Now we know that Omar has a prototype to an extent, the man whom Bahadir met in a barbershop. Is there a prototype for the main character, Ismet, a tough retired officer who likes order, who likes being a commander but who doesn’t like refugees? Or is it a composite character?

Bahadir’s father is a retired serviceman, and he would often ask us to say that Ismet is not him. It is not him indeed.

The actor who played Ismet had an extraordinary mission. By the way, I should say that this was his first leading role in a film, and we believe he was excellent. So, we didn’t want to show him as a negative character. His character experiences his own emigration. Ismet was part of a very understandable military system where he used to be a commander, and everyone obeyed him without discussion. While retired Ismet had to build his relationships with his wife and son from scratch. He had to find ways to be at peace with himself as he finds himself in a situation where his imposing tone is no longer effective. Ismet sincerely believes in the system that he served to. And when for the first time in his life he decides to act against the military code, he starts thinking about his helplessness in his relations with his dear ones. However, helplessness is extremely hard to admit, and to some extent too late to admit. He is also an emigrant, but emotional one.

Your film was released in November 2019 and has already received many awards at various festivals, including in Turkey. A great portion of the Turkish audience has already seen it. Among other awards, Omar and Us won the Human Rights audience award at Istanbul Film Festival. Do you think the film is changing the attitude of the audience to refugees in Turkey? Do you see any evolution triggered by your work?

I had several personal discoveries relating to your question. First of all, when I started working on this film, I was absolutely sure that it was impossible to change anyone’s attitude towards anything. A film can unite people around certain values and thus make these values more visible, and changing perception was something I could not believe in. Several screenings took place back when offline events were still allowed... For example, after one of such screenings, a woman got up and told her own story: she is a daughter of emigrants who came from Sofia, Bulgaria, but she hated this ‘mob of Syrians’. There was a pause, and the entire hall was suddenly filled with tension. Because the woman made a very honest statement. Many people in Turkey feel the same, but few discuss it. And then she continued and said that she has just realized that there is no difference between her parents and Syrian refugees... The audience burst into applause.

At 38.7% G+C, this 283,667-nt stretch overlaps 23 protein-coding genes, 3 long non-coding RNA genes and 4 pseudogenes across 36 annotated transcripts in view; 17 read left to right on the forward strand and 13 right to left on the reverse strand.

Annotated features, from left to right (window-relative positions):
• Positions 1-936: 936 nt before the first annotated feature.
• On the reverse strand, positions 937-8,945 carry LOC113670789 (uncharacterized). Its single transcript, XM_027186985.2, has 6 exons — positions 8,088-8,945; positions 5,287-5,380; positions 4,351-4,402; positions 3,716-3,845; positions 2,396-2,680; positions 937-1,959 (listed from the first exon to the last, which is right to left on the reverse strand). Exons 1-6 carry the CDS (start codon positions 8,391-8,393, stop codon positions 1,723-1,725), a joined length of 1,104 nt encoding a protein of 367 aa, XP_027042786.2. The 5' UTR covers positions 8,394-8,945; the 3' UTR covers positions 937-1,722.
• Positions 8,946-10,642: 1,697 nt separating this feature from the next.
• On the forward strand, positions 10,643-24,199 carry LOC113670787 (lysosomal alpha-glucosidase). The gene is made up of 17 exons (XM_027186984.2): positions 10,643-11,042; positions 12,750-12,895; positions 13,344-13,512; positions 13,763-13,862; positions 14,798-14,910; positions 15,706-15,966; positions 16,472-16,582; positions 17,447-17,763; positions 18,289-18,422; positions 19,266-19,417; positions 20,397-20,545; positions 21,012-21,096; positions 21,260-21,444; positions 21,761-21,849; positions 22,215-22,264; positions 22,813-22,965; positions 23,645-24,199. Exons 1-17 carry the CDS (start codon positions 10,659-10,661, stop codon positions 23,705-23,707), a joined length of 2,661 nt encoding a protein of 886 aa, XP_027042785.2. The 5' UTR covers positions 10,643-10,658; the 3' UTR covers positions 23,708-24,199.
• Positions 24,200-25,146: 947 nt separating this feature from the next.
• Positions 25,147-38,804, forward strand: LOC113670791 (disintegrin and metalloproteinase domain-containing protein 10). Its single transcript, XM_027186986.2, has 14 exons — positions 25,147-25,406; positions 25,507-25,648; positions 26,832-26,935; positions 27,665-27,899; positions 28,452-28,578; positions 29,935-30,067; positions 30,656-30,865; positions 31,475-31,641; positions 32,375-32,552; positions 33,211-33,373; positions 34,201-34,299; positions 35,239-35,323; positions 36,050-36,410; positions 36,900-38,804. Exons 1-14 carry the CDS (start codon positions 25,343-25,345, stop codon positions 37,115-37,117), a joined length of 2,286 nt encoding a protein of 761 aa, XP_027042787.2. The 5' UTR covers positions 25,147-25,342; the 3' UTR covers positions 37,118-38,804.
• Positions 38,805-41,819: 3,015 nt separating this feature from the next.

To touch people’s souls and inspire them to accept strangers is a great thing. Another display took place in Malatya and it was attended by schoolchildren. They came up to Taj (Omar) after the film to hug him, take a photo with him. They asked him not to risk his life, they asked about Maria. It was unexpected. I think they got vaccinated against xenophobia.
 
Another source of inspiration for us was realizing that by shooting this film, we were really helping these two professional actors, two real people who became refugees because of the war.

Actress Hala Sayasneh who played Maria had not seen her family for seven years. She did not dare to get on the boat during a storm (as a rule, refugees cross the sea when the wind is high, and the police would not chase them). We had to postpone the filming for six months to restore her documents. After the first editing, Hala applied to the French Embassy (because her parents and all her family are in France) and got a visa as an art worker. So, even before the official release of the film, Hala went to France to rejoin her family. Of course, a global goal to change the world might seem tempting... but when you see that your work changes the life of one particular person, that is a great inspiration.


 
* The International Organisation for Migration (IOM), the UN Migration Agency, launched the annual Global Migration Film Festival to feature personal stories, discover new talents, bring people from different parts of the world closer to each other and create a platform for dialogue. In 2020, screenings in the framework of the Global Migration Film Festival took place in over 100 countries all over the world.